In April 1914, Monash delivered his Presidential Address to the Victorian Institute of Engineers, extolling the glories of reinforced concrete. H G Jenkinson prepared a draft for him, with covering letter dated 11 February. "The following notes may be of service in connection with the preparation of your presidential address before the Victorian Institute of Engineers. I have arranged them in the form of a framework on which the speech could be built."

In delivering the speech, Monash repeated his caustic views on patent types of reinforcement, asserting that plain rods could do the job just as well and often better. He also described steel frame construction as economically unviable, and its use in Australia as an "economic outrage". Steel frames were cheaper in the USA, but US experience could not be extrapolated to this country.

A report of JM's speech appeared in the Argus newspaper on 16 April and inspired a letter (published 17th) from architects H W & F B Tompkins saying that Monash was biased, being the "manager" of the RCMPC. In their experience, steel frames were cheaper than reinforced concrete.

Gibson was not impressed, and in a memorandum to Monash claimed that Tompkins "gives himself away". He assumed JM would reply or "inspire" a reply. He added, "we don't care a d--n for Tompkins - who up to now has broken faith with us time after time and has merely used us to suit his own ends". On 21st, Fairway prepared a list of prices for several buildings comparing the cost of steel versus reinforced concrete frames. Monash then drafted a reply to the Tompkins's in which he drew on sources in the British journal Concrete.

I have not yet looked into the context of this dispute, but it appears that steel had been gaining ground in recent years. Judging by the projects in which RCMPC did succeed in gaining business, it had become standard practice for architects to use consultants to design buildings with a concrete-encased steel frame and reinforced concrete floors. Many architects and clients were convinced that a steel frame allowed quicker progress, as the entire skeleton could be erected and the floors and walls added later. It also seems that City Building Surveyor H E Morton was actively promoting the use of steel. On 29 September 1913, he had delivered a paper to the Royal Victorian Institute of Architects on "Steel Frame Construction". The paper reads like an extract from a contemporary engineering text on steel design. Morton mentions reinforced concrete floors (p.226), but says "It is not intended in this paper to discuss the design of reinforced concrete work". [RVIA Journal, v11, pp.223-35. Discussion, v.12, pp.9-11.]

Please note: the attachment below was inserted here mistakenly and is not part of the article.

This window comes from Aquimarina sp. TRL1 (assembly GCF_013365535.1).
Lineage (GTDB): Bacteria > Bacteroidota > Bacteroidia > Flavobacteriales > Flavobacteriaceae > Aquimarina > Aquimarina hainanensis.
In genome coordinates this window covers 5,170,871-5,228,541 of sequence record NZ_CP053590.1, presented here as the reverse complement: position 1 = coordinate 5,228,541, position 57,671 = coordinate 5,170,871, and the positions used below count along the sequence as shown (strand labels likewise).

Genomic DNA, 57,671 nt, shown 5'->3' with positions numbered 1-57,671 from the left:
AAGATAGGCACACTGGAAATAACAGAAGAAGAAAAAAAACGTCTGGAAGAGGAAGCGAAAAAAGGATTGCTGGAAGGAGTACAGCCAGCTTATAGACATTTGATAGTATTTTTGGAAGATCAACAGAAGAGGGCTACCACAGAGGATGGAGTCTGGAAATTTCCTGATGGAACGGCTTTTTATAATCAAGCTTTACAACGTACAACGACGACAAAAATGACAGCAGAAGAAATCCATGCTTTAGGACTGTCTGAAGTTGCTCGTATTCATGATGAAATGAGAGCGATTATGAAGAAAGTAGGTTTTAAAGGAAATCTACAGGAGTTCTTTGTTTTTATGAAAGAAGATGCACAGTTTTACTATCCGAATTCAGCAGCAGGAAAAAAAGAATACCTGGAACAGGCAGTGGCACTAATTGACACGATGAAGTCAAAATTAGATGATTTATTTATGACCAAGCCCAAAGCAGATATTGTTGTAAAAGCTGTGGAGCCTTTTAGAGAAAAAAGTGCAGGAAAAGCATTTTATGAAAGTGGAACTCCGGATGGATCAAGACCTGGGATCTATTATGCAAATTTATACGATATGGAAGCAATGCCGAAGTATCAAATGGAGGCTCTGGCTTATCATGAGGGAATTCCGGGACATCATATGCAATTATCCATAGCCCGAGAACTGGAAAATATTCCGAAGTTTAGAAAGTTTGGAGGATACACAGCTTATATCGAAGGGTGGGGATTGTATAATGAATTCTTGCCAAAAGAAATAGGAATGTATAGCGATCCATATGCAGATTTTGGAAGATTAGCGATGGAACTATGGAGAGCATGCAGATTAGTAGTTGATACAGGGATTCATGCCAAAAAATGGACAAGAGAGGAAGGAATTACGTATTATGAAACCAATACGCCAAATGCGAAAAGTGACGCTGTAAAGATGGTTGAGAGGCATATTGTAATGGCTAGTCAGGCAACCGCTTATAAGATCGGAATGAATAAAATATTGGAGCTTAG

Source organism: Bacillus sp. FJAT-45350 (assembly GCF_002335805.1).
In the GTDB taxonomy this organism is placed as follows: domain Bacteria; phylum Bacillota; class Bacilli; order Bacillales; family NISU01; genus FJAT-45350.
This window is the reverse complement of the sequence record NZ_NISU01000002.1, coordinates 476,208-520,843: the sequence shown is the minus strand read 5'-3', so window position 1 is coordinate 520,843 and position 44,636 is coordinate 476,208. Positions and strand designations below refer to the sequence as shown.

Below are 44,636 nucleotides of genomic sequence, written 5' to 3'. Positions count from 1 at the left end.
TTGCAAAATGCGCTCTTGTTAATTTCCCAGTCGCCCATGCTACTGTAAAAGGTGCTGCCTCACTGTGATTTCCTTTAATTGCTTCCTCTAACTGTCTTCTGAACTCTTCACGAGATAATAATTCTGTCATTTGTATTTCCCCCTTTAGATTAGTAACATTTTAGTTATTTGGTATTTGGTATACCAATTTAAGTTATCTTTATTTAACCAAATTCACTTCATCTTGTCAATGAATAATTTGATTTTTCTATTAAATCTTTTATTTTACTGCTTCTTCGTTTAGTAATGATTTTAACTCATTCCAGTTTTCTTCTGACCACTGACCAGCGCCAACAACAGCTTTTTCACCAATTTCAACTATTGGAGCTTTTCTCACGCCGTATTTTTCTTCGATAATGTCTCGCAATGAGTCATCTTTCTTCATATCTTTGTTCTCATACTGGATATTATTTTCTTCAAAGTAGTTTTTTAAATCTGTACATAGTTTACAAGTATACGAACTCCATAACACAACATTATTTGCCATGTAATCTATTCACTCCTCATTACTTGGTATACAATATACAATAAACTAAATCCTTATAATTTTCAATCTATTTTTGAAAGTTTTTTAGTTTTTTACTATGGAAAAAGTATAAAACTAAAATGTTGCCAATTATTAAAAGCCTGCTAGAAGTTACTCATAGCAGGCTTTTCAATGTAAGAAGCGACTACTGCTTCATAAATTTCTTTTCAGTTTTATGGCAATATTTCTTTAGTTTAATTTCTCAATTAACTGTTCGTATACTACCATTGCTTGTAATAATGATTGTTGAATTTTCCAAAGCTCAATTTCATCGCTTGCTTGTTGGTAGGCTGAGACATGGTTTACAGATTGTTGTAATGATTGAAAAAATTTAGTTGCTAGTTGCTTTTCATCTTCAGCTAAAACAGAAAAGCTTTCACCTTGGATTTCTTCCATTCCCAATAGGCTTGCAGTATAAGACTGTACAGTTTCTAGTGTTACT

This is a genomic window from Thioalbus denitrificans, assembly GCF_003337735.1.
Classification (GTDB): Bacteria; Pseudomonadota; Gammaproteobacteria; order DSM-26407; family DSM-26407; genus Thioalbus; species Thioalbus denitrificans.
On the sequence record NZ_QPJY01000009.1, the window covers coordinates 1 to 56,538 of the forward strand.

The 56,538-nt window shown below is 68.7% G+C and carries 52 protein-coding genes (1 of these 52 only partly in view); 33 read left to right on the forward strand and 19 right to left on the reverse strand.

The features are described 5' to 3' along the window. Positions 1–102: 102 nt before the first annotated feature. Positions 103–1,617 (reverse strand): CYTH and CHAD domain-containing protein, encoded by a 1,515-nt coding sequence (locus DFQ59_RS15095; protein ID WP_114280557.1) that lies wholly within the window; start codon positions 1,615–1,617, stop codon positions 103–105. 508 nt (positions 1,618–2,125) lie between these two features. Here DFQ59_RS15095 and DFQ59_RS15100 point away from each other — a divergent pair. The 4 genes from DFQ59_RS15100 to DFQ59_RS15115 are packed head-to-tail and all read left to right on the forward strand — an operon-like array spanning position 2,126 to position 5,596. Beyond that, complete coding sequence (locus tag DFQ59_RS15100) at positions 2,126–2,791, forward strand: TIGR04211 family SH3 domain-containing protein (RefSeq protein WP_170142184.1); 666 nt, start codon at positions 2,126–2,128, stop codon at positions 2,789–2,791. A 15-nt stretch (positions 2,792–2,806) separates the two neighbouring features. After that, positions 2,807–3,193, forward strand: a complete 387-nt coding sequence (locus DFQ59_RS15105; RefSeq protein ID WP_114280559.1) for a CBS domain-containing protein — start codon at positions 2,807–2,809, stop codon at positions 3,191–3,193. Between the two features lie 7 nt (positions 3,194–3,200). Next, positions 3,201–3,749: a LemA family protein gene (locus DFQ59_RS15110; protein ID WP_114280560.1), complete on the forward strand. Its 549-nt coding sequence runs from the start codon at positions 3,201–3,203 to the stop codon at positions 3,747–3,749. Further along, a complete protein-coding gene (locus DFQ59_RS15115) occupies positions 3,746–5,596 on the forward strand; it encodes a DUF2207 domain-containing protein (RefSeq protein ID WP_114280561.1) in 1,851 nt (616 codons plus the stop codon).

Coates Building.

This project, for James A Coates, Esq, was another handled almost entirely by P T Fairway. The architect was Nahum Barnet. His drawings show a three-storey factory of conventional construction roughly 60 feet square in plan, and a thin tower block about 90 by 22 feet in plan, with Ground, Mezzanine and First to Sixth Floors. The 22-foot facade of the tower block was on Collins Street and one side of the factory faced Baptist Lane.

In June 1914, RCMPC sent a quote to Barnet of £5438 for a reinforced concrete structure for the seven-storey portion of the project "in accordance with your drawings and specifications". They also sent quotes of £4674 directly to builders R McDonald and W S Davies[?], presumably for a structure designed according to RCMPC's principles. Davies got the contract and Monash signed a special discount of £100 for him.

I need to double-check the builder's name. Photographs at UMA show J B Milton & Co.

The drawing showing concrete dimensions and reinforcement according to RCMPC is dated 29 August 1914. The information is transmitted with great economy and obviously intended for very experienced workers. There are two typical details of beam/column intersections and a single typical plan for the first to sixth floors. Concrete reinforcement sizes are shown in the form of tables.

A historic image of this building under construction may be found in the University of Melbourne Archives Image Collection UMAIC. Search under Record ID for UMA/I/6469. Any enquiries to UMA regarding this image should quote Location Number BWP/24139. There are two more, similar, images with Location Numbers BWP/24140 and NN/1032. All these photos are badly composed, with a great deal of featureless foreground, and the top of the building cut off. The narrow facade is obscured by heavy scaffolding. It is possible to make out a large arched entrance, above which the centre of the facade projects forward, incorporating bay windows.

Our research notes contain no further details. Construction must have continued into 1915.

New Challenges

This is our final web page in the series on building projects in which Monash was involved between 1892 and 1914. He was appointed Deputy Chief Censor on 17 August 1914, appointed to command the Fourth Infantry Brigade of the Australian Imperial Force on 15 September, and sailed with them from Melbourne on 22 December.